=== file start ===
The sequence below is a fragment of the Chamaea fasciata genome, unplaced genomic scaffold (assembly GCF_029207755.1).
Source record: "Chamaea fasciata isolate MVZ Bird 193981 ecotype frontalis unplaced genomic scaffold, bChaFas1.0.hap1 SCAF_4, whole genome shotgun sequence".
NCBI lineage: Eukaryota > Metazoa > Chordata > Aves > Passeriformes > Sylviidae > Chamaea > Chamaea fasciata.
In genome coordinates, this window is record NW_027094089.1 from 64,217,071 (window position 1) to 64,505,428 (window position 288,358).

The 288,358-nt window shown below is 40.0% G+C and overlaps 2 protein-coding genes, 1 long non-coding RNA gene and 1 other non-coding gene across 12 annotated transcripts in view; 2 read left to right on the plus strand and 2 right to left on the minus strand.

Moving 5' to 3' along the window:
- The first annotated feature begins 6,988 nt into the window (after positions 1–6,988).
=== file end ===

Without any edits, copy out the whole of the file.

The sequence below is a fragment of the Chamaea fasciata genome, unplaced genomic scaffold (assembly GCF_029207755.1).
Source record: "Chamaea fasciata isolate MVZ Bird 193981 ecotype frontalis unplaced genomic scaffold, bChaFas1.0.hap1 SCAF_4, whole genome shotgun sequence".
NCBI lineage: Eukaryota > Metazoa > Chordata > Aves > Passeriformes > Sylviidae > Chamaea > Chamaea fasciata.
In genome coordinates, this window is record NW_027094089.1 from 64,217,071 (window position 1) to 64,505,428 (window position 288,358).

The 288,358-nt window shown below is 40.0% G+C and overlaps 2 protein-coding genes, 1 long non-coding RNA gene and 1 other non-coding gene across 12 annotated transcripts in view; 2 read left to right on the plus strand and 2 right to left on the minus strand.

Moving 5' to 3' along the window:
- The first annotated feature begins 6,988 nt into the window (after positions 1–6,988).